Universal Credit warning over payment errors as claims soar in Covid pandemic

Payment errors at Universal Credit – which are already running at record levels – will increase as more people look forward to getting benefits during the coronavirus pandemic.

MPs warned that losses from benefit fraud and errors could more than double.

The Commons Public Accounts Committee said that even before the disease hit, the Department for Work and Pensions (DWP) had overpaid £ 4.5 billion in 2019-2020 – accounting for 4.8 percent of total benefits expenditure (excluding pensions) of £ 93.1 billion.

The highest rate of error occurred at Universal Credit (UC), with about one pound per £ 10 being wrongly paid.

The commission said the total number of errors in UC payments could more than double as unemployment increases and the DWP is forced to drop some of the controls it would normally perform to prevent fraud.

The DWP estimates that overpayments of UC in 2019-2020 were £ 1.7 billion (9.4 percent of the total), while there were underpayments of £ 0.2 billion (1.1 percent).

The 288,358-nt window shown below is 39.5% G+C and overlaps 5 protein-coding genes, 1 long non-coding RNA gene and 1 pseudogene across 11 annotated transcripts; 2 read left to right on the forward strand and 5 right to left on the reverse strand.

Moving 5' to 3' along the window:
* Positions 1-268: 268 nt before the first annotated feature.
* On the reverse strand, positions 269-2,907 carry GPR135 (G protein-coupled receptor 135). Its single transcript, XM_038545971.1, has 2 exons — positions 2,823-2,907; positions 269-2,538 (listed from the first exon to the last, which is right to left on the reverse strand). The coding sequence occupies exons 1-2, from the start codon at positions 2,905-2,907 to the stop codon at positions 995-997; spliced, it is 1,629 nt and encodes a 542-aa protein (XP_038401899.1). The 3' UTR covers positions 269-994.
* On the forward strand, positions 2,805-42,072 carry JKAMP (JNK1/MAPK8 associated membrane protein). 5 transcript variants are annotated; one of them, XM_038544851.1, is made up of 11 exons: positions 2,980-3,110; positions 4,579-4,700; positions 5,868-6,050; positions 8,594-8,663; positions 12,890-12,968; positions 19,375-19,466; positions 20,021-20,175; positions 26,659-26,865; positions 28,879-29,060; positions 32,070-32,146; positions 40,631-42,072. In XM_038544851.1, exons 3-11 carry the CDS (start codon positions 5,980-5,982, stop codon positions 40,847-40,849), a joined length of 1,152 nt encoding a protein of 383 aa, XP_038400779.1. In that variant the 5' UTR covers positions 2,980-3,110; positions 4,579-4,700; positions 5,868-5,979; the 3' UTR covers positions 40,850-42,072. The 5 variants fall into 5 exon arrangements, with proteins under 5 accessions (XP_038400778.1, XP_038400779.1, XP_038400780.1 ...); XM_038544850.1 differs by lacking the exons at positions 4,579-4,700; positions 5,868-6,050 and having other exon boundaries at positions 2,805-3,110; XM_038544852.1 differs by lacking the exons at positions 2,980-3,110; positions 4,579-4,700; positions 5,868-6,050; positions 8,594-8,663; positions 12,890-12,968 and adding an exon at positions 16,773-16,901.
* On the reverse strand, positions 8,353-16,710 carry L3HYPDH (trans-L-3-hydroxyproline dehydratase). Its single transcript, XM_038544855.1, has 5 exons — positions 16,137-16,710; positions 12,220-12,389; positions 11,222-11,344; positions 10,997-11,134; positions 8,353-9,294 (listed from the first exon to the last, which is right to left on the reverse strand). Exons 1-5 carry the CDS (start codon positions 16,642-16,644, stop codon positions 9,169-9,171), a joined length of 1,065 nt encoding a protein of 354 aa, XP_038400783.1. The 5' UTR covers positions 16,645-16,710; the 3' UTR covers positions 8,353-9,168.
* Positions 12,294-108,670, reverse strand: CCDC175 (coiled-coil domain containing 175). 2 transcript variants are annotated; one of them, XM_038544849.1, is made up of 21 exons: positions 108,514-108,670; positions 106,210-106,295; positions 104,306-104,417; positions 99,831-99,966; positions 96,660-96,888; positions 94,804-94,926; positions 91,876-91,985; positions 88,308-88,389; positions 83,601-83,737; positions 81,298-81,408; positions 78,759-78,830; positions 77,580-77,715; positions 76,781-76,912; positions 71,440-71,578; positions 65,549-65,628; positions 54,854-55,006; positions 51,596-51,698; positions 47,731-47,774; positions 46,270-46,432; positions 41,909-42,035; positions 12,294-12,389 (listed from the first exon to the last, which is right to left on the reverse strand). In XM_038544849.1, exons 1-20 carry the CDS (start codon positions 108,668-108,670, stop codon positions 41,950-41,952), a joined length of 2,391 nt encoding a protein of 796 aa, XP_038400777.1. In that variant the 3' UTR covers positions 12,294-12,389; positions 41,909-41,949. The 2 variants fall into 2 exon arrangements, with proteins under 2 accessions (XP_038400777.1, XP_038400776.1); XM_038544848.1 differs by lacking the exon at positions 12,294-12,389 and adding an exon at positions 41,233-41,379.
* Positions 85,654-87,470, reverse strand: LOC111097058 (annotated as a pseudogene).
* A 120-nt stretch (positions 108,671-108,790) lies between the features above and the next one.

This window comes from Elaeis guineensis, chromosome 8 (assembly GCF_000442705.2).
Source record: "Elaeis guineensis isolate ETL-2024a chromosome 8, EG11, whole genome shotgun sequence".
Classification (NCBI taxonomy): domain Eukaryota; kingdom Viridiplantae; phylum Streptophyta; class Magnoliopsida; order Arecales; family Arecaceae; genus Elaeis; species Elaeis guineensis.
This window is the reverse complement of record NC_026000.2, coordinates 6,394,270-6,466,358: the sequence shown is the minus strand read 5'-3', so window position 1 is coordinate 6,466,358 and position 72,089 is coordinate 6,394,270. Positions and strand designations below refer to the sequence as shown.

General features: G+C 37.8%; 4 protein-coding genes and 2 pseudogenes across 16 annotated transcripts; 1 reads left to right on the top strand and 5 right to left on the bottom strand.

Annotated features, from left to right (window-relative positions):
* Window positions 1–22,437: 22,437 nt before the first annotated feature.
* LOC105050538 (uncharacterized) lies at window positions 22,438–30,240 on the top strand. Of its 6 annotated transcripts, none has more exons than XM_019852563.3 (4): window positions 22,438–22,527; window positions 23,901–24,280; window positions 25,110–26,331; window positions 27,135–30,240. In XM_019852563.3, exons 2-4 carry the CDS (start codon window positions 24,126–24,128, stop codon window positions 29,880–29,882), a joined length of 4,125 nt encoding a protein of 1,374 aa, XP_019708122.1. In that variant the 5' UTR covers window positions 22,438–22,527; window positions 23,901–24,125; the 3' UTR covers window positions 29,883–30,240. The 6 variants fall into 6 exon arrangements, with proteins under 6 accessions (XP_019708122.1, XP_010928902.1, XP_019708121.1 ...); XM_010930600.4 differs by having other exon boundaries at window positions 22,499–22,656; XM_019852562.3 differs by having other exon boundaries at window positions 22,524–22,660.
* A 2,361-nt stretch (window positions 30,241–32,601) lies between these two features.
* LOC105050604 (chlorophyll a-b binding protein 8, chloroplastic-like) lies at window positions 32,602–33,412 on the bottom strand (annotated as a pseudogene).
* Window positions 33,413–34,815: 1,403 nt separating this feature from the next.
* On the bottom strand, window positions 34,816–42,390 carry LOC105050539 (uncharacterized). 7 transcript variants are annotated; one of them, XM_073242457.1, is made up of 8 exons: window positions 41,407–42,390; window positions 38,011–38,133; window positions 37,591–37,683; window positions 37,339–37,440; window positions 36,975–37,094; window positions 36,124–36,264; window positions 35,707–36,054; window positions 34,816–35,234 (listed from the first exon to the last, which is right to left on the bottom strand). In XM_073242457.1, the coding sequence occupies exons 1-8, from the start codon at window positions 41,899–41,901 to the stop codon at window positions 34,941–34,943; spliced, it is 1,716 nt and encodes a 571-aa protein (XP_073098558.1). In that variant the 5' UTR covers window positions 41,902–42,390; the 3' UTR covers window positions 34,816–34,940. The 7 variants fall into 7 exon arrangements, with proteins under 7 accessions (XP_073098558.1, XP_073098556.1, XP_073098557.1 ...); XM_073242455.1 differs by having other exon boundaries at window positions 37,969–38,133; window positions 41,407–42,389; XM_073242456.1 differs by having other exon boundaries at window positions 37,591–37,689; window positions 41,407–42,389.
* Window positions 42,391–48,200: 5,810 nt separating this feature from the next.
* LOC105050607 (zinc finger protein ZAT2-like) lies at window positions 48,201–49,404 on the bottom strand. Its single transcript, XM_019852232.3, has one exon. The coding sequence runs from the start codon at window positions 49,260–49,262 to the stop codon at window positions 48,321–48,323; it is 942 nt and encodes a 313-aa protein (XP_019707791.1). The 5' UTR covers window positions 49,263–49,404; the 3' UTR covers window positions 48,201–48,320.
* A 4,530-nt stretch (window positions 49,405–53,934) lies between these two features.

Between February and August alone, the number of UC plaintiffs rose from 2.9 million to 5.6 million.

The commission said that as a “rough estimate,” doubling the caseload alone could result in an additional £ 1.9 billion in fraud and errors, even without taking into account the effect of relaxing some controls.

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Despite the DWP adopting new “data and analysis tools” to address fraud and errors, the commission said overpayments continued to rise.

It expressed concern that the application of technology could lead to discrimination and prejudice against some claimants on the basis of their “protected characteristics” such as age, gender and race.

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It said those who were overpaid and underpaid were among the people least inclined to pay back the money if errors were discovered or to make up for a shortage of income.

The committee chair, Meg Hillier, said: “DWP employees deserve a lot of credit for the incredible work they have done to get benefits to millions of new applicants in a crisis, many of whom never expected to depend on the social safety net.

But the DWP’s system of correcting its mistakes can punish the least secure with even more debt and even lower incomes.

DWP has now finally set itself the goal of reducing error rates and fraud – it must ensure that the resources it uses to get there, further marginalize and discriminate against those who have little or no financial resilience. what these errors lead to. “

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